The Hidden Treasures of Point Nepean: A Local’s Guide to Must-See Spots
A day visiting Port Nepean is a perfect escape from Melbourne. Just a 90 minute drive will have you discovering the rugged coastal landscape this area is famous for. History lovers will also find much explore military forts and tunnels, the historic quarantine station and more.
Point Nepean is known as Boona-djalang by the Boonwurrung people, the first nations owners of this land.
- Where is Point Nepean?
- What is there to do at Point Nepean?
- Point Nepean National Park
- Point Nepean Quarantine Station
- Point Nepean Walks
- Cycle Point Nepean National Park
- Fort Nepean
- Point Nepean Beach and Cheviot Hill
- Other Highlights of Point Nepean National Park
- How to Get to Point Nepean
- Most Common Questions About Point Nepean National Park
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Where is Point Nepean?
Located on the most westerly point of the Mornington Peninsula in Victoria, Point Nepean offers beautiful views across to Queenscliff and over the Port Phillip Bay Heads. It borders Portsea and is 110km from the Melbourne CBD.
What is there to do at Point Nepean?
In a word, plenty! Walk or cycle the coastal trails, explore the national park, learn about the point’s miliary past, visit the historic Quarantine station and discover the many Aboriginal archaeological artifacts within the area.
So lets dig into a bit more detail and figure out what you might like to do while you are here.
Point Nepean National Park
Home to one of the most treacherous coastlines in Victoria, Point Nepean National Park offers a beautiful landscape and rich history.
For the Boonwurrung people Point Nepean was a significant place. They would gather here to source shellfish and other food along the coastline. It was also an important birthing site. Currently, there are 70 registered Aboriginal archaeological sites within the National Park, a testament to the volume of people who once lived in the area.
For most of its history, Point Nepean has been off-limits to non-indigenous people. After its use as a Quarantine Station came to an end, extensive military fortifications and defensive works were constructed.
These too were abandoned after the end of the Second World War but it was not until 1988 that the site was relinquished by the Government as a military site and opened to the public.
Point Nepean National Park offers 5 walking tracks so you might want to download the official Point Nepean map here before you visit.
Point Nepean Quarantine Station
The Quarantine Station dates back to 1852 and was used as a fort and army base until 1980. During this time, early European settlers used the Quarantine Station to protect the entrance into Port Phillip Bay.
There are almost 50 buildings you can wander through with artifacts dating back to the 1870s. These buildings housed passengers from 305 quarantined ships. Lepers, consumptives, and those suffering from measles, typhus, and Spanish influenza were all housed here.
It’s a fascinating destination and you can read a complete guide to how to see the Point Nepean Quarantine Station here.
It is possible to book a 60-90 minute guided tour of the Quarantine Station for groups of 15 or more, through the Nepean Historical Society in Sorrento.
Point Nepean Walks
There are numerous walks you can do within the Point Nepean National Park, the most popular one begins at Gunners Cottage car park and ends at Fort Nepean.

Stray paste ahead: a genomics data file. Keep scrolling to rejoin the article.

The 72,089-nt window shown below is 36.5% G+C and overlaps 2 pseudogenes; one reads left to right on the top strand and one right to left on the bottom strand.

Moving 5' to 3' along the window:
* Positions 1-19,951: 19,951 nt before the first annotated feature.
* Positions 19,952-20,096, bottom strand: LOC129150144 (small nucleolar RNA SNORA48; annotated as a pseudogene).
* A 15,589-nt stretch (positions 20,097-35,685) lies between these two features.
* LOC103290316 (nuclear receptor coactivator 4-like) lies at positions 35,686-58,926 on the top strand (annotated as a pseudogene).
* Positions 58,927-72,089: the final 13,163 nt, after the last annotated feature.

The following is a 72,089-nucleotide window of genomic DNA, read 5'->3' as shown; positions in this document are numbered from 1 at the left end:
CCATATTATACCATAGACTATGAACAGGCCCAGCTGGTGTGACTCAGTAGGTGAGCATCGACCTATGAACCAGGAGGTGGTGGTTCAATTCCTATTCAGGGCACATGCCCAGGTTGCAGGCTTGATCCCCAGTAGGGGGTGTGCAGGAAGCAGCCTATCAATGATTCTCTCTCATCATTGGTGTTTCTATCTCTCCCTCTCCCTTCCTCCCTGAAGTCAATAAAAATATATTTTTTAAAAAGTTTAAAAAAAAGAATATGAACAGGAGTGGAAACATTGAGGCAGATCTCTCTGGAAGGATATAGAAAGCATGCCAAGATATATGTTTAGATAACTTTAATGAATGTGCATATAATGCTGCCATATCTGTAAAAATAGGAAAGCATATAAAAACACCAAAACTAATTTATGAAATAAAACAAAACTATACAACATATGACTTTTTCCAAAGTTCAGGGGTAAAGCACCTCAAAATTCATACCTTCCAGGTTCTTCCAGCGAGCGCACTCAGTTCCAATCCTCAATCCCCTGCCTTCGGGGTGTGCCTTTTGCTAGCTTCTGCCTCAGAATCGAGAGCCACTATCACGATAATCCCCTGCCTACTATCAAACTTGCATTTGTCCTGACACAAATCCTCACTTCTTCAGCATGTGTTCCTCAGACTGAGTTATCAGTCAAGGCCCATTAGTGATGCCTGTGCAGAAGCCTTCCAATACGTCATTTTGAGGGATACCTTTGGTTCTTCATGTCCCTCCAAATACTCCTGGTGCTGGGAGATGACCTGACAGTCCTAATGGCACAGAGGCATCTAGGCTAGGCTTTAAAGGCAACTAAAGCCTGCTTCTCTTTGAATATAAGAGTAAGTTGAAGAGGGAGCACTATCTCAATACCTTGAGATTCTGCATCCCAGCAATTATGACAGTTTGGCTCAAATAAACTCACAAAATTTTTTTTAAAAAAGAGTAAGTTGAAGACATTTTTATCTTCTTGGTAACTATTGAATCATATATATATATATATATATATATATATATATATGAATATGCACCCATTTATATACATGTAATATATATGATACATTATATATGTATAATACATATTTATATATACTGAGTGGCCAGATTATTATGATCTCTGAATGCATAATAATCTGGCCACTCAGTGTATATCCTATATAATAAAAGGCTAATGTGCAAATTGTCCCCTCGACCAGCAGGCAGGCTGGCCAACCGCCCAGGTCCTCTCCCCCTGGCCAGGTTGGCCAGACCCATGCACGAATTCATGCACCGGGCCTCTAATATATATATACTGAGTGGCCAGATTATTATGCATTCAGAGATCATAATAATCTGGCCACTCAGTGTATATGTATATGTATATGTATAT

This 3.5km one-way walk is perfectly signposted, mostly flat. With a grade 1 difficulty level it is suitable for most. It will take you between 2-3 hours to complete depending on how fast you walk and how many times you stop to take pictures.
Along the route, you can take in the vastness of the Bass Strait on your left and the (occasional) calmer waters of Port Phillip Bay on your right. If you really don’t feel like walking back, simply jump aboard the hop-on-hop-off shuttle bus that runs between the Quarantine Station and Fort Nepean.
This shuttle bus service runs between the two locations throughout the day between 10 am – 4:30 pm. The shuttle bus tickets can only be purchased from the bus driver who takes cash and card.
Cycle Point Nepean National Park
Another great way to explore all the highlights of Point Nepean National Park is by bicycle. You can hire a bike or an e-bike from the Point Nepean Information Centre to see everything the National Park has to offer on your day trip from the city.
The Information Centre gives out a wonderfully detailed Point Nepean National Park map. The staff are friendly and full of suggestions about the best things to do inside the park.
Located on the tip of the mornington the furthest western point of Point Nepean National Park is Fort Nepean. It was built in 1882 and used as a strategic defense site. To this day, it is still considered to be one of the best examples of a major fort complex in Australia.
From here you can get a bird’s eye view of the Port Phillip Heads Marine National Park and watch as giant freight ships cruise below.
You can also wander through the gun emplacements via the extensive barrack tunnels whilst learning more about the famous guns of Fort Nepean used in WWII. Along Defence Road, you will also come to Fort Pearce, Eagles Nest, and Battery Observation Posts.
Once you’ve made it to Fort Nepean, keep walking along the track until you get to the very end of the walking trail to get a complete view of The Rip.
Nicknamed The Rip because of the treacherous waters between Point Nepean, Shortlands Bluff, and Point Lonsdale, it is a force so strong that over the years an estimated 130 shipwrecks lie in the Port Phillip area with over 50 reported to have occurred in The Rip.